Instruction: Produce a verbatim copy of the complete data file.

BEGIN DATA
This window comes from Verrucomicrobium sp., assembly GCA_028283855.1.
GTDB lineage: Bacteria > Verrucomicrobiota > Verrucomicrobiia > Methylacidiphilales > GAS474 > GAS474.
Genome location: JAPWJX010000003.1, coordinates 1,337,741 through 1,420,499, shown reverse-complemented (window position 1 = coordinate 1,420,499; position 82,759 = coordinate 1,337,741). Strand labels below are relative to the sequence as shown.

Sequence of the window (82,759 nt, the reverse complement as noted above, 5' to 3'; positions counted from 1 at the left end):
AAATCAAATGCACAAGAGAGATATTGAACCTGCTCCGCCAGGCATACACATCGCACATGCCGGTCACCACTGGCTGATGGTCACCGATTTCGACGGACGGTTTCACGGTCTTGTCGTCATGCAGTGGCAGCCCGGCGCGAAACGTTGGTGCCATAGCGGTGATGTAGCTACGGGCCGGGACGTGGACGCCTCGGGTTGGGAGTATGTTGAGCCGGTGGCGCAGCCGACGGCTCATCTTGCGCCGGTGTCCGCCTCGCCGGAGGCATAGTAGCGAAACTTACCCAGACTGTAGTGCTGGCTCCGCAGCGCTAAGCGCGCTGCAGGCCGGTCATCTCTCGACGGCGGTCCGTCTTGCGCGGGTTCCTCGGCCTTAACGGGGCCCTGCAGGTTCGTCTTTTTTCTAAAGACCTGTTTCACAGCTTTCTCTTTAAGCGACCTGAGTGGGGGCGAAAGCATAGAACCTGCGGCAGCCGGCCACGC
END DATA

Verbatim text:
This window comes from Verrucomicrobium sp., assembly GCA_028283855.1.
GTDB lineage: Bacteria > Verrucomicrobiota > Verrucomicrobiia > Methylacidiphilales > GAS474 > GAS474.
Genome location: JAPWJX010000003.1, coordinates 1,337,741 through 1,420,499, shown reverse-complemented (window position 1 = coordinate 1,420,499; position 82,759 = coordinate 1,337,741). Strand labels below are relative to the sequence as shown.

Sequence of the window (82,759 nt, the reverse complement as noted above, 5' to 3'; positions counted from 1 at the left end):
AAATCAAATGCACAAGAGAGATATTGAACCTGCTCCGCCAGGCATACACATCGCACATGCCGGTCACCACTGGCTGATGGTCACCGATTTCGACGGACGGTTTCACGGTCTTGTCGTCATGCAGTGGCAGCCCGGCGCGAAACGTTGGTGCCATAGCGGTGATGTAGCTACGGGCCGGGACGTGGACGCCTCGGGTTGGGAGTATGTTGAGCCGGTGGCGCAGCCGACGGCTCATCTTGCGCCGGTGTCCGCCTCGCCGGAGGCATAGTAGCGAAACTTACCCAGACTGTAGTGCTGGCTCCGCAGCGCTAAGCGCGCTGCAGGCCGGTCATCTCTCGACGGCGGTCCGTCTTGCGCGGGTTCCTCGGCCTTAACGGGGCCCTGCAGGTTCGTCTTTTTTCTAAAGACCTGTTTCACAGCTTTCTCTTTAAGCGACCTGAGTGGGGGCGAAAGCATAGAACCTGCGGCAGCCGGCCACGC